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Fwd = Orbiting astronaut sees mystery lights

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  • Frits Westra
    Orbiting astronaut sees mystery lights http://education.guardian.co.uk/higher/research/story/0,9865,1073527,00.html Thursday October 30, 2003 The Guardian
    Message 1 of 1 , Nov 1, 2003
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      Orbiting astronaut sees mystery lights

      http://education.guardian.co.uk/higher/research/story/0,9865,1073527,00.html

      Thursday October 30, 2003
      The Guardian

      Astronaut Ed Lu returned on Monday from a six-month tour as science
      officer on the international space station with loads of memories and at
      least one nagging puzzle: what caused the mysterious flashes of light he
      saw while studying the Earth's aurora from orbit?

      Lu, who was a research astrophysicist before becoming an astronaut in
      1994, estimates that he spent 100 hours watching the northern and southern
      lights during half a year in space. The auroral light show, which takes
      place well below the station's 380km altitude, shimmers and pulses
      depending on natural variations in incoming solar particles trapped by the
      Earth's magnetic field.

      On three occasions - July 11, September 24 and October 12 - Lu saw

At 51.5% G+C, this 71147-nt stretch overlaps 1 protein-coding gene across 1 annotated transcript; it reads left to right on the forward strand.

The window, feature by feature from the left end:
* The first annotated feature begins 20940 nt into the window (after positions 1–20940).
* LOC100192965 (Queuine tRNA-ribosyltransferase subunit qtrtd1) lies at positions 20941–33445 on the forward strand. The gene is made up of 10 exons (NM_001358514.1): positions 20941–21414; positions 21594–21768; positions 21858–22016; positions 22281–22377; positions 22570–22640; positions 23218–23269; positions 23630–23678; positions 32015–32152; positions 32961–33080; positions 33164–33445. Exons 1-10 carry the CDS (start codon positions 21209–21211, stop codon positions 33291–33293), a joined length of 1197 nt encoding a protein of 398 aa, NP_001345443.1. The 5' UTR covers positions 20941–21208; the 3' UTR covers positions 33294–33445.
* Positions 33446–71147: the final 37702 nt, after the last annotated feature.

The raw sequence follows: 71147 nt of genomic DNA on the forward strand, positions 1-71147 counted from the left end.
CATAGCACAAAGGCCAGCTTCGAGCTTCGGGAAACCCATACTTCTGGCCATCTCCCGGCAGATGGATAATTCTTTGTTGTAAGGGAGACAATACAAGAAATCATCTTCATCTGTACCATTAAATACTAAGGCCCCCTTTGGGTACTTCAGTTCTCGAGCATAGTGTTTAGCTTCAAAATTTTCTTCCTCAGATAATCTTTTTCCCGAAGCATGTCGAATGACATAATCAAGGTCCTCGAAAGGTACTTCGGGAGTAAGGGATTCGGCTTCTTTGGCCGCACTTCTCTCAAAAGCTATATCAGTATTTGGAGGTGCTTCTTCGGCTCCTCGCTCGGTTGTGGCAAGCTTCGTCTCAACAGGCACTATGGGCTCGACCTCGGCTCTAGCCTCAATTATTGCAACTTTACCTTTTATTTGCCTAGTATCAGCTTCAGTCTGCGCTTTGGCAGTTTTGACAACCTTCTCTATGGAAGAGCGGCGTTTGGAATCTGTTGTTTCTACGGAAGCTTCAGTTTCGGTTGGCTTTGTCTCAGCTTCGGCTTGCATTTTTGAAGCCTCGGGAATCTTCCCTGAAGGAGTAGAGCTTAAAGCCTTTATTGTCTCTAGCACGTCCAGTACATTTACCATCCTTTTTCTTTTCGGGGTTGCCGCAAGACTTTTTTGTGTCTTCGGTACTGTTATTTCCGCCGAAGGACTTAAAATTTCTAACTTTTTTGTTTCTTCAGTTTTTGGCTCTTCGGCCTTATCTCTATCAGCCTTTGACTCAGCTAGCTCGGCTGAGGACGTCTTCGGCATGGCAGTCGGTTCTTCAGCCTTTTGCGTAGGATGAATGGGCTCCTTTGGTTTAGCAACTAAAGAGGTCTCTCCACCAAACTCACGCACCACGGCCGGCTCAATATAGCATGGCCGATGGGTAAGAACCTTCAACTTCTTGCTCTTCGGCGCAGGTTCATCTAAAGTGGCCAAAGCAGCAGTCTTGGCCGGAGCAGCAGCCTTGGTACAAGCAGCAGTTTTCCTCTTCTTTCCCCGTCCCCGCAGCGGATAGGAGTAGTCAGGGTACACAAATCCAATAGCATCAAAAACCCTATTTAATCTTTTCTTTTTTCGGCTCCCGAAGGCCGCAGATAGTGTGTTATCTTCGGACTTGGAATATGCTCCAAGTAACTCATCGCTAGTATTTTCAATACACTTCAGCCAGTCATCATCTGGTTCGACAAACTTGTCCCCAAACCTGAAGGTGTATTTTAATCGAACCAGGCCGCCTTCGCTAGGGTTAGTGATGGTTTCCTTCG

something markedly different: flashes as bright as the brightest stars,
      which lasted only a second then blinked off again. In one instance, he
      called crew-mate Yuri Malenchenko over to the window to see the bursts. Lu
      says they appeared very different from the random but harmless retinal
      flashes that many astronauts experience when heavy cosmic rays hit their
      eyeballs.

      Given his limited time and ability to research the problem in space, Lu
      has tried to rule out other obvious explanations. The flashes weren't like
      sun glint from dust particles outside the station, which rotate and last
      longer than a second. Nor were they meteors, which look like linear
      streaks. Viewing conditions were wrong for a satellite or other artificial
      object. They only appeared in the direction of the aurora. And Lu checked
      weather maps, which showed no lightning storms below at the time of his
      observations. All of which leads him to the tentative conclusion that he
      saw some previously unreported pheno-menon associated with the aurora.

      EducationGuardian.co.uk © Guardian Newspapers Limited 2003
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